Cotton clothes (they don’t burn like synthetics) because a staple of my closet and my Doc Martens bore telltale meltmarks on the soles. While standing at the pyrometer one afternoon, mindlessly counting the seconds as the temperature climbed, I noticed people running towards me. I haphazardly waved them off, concentrating, until one of them yelled, “YOU ARE ON FIRE” and grabbed my LL Bean marshmallow coat off me. The entire back was gone. I’d been standing too close to a spyhole.
Two years out of college, my parents' home burned to the ground. Someone had been working on the roof with some tar and a torch and the only things that made it out were my parents and the dogs (though the smallest, too accustomed to my brother's pot-smoking, almost didn’t; the asshole kept going towards the smoke).
I’d just boxed up my ex’s stuff while waiting for shipping instructions since he’d gone back to Boston and placed it all in my parents' garage for safekeeping since my apartment was so small.
As I sat with my parents at a Denny’s, late that evening, all of us covered in smoke and shell shocked, I began laughing softly, then harder, until I couldn’t breathe anymore, everyone staring at me until I managed to gasp out, “Hey, Dad, did Scott’s stuff make it into the shed yet?” At which point my father, who had never been able to stand Scott, started to laugh so hard he started crying. “Nope. I’ll get right on that.”
When you work with any kind of flame, you wear silly-looking didyium glasses, which block out all the glare from the fire except for the blue flame. It helps to see what you’re doing, but it also protects your eyes.
But not enough, because a lifetime of exposure to infrared will give you cataracts. I know. I got 'em early and it brought my lampworking to an early demise.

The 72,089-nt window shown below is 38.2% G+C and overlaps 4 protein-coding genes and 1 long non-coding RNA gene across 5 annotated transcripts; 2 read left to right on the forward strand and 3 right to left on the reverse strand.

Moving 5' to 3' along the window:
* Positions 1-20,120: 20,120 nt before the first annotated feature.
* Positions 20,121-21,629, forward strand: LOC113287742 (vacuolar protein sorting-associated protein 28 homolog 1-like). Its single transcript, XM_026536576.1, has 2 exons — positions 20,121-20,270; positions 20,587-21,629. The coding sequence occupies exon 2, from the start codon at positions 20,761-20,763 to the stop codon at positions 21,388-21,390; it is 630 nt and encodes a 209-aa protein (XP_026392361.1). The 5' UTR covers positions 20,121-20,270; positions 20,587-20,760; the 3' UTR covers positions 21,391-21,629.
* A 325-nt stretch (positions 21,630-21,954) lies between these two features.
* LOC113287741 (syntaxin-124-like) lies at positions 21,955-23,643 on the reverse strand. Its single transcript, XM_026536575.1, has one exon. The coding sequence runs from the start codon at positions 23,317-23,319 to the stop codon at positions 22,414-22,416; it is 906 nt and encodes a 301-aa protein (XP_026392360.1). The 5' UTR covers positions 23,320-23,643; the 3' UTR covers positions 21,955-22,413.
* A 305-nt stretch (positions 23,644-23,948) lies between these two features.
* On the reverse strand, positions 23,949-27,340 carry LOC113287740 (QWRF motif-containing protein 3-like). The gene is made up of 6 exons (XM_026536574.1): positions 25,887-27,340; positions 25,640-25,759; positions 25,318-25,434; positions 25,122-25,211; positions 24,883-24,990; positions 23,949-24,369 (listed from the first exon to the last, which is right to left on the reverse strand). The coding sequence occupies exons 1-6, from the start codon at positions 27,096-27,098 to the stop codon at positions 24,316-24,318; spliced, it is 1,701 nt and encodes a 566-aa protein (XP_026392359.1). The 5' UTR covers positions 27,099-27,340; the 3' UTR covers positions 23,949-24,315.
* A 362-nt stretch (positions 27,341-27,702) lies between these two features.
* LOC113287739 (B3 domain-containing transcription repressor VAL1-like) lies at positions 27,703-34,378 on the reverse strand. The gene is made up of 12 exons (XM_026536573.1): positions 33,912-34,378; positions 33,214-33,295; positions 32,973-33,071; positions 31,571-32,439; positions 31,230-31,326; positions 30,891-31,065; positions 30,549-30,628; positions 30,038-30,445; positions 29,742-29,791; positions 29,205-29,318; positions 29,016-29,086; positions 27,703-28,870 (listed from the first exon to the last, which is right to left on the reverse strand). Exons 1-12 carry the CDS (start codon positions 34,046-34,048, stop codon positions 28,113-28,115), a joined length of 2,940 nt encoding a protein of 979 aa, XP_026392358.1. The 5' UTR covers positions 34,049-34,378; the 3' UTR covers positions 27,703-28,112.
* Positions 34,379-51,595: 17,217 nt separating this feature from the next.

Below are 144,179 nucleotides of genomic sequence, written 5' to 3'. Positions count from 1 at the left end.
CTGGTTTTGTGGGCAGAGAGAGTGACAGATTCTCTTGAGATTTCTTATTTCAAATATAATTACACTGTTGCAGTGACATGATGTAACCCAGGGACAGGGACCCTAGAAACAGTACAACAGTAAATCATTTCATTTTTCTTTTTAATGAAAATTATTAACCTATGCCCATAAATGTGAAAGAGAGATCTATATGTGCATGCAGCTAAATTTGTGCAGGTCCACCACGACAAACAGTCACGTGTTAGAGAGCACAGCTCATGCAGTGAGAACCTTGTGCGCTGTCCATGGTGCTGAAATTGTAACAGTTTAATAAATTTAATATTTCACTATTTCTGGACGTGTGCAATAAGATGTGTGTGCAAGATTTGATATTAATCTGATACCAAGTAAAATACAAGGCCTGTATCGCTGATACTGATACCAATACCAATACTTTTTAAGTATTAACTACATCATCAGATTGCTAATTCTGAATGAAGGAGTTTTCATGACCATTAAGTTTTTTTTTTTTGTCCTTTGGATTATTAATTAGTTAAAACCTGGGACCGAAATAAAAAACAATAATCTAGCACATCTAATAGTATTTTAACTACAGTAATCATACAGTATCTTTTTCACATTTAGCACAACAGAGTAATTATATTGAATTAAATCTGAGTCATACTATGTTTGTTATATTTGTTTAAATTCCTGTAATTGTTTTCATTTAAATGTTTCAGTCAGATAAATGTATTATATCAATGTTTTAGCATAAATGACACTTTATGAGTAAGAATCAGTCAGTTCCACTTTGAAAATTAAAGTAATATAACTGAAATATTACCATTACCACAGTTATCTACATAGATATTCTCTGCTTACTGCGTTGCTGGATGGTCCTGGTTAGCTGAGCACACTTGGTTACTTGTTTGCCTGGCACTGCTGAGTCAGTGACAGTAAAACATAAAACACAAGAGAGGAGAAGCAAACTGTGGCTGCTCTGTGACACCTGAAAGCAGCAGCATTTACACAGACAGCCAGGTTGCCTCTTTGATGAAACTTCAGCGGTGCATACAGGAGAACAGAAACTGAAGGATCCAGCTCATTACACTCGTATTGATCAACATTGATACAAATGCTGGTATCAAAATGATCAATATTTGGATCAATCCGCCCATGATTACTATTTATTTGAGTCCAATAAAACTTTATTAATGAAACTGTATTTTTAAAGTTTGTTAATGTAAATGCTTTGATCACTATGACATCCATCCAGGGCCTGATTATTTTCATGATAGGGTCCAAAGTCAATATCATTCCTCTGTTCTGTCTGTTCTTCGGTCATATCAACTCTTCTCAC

Occasionally I’ll see people in shops with setups and desperately want to sit down at the torchhead and show them how to get good shoulders on their beads, or hold the glass appropriately so it doesn’t burn, but I don’t. I can’t weld anymore, I haven’t been at a gloryhole in years, and being in a foundry makes me sad.
For years after college, I kept a ceramics studio on my back porch in Arizona -- I wired up a TV, installed a clay sink, a huge L&L kiln and a chemical library for glazes. At a massive worktable, one made for the ages, I’d sit and futz with handbuilt pieces, making gifts for people and occasionally toying with the idea of a show or grad school.
But instead, I slowly became more and more busy and stopped spending time outside in the studio. A cross-country move was the final reason to liquidate, and I went years without any time near the kilns.
After Katrina, I spent time in Louisiana at a staging ground for rescued animals. When I got there, it was just a bunch of people living in tents, managing on their own. We were trying to figure out how to organize meals for everyone without a kitchen. Someone suggested a grill but was shot down because, how much can you really make on an uncontrolled fire?
I realized I’d finally found my purpose there and smiled as I said, “I got this”. And that’s how we started making meals for 100+ volunteers: chili, lasagna, pasta, gumbo, even a three layer cake -- by controlling the flame.
Last week, I started throwing again. It's just a small class, at a nearby arts center, and few people are under the age of 60. But there’s open studio most days, and I can spend a few hours at a wheel, tuning out the world, and putting the doodles and sketches I’ve been squirreling away for years to use.
There’s so much to make, so much to work out, so much to just throw up out of my body and get into some other form out there that I’m overwhelmed with what to make next. So I sit at the wheel and just throw until I’m covered head to toe in clay and exhausted.
On the patio are 8 kilns. I can’t wait.
Flame Grilled Pizza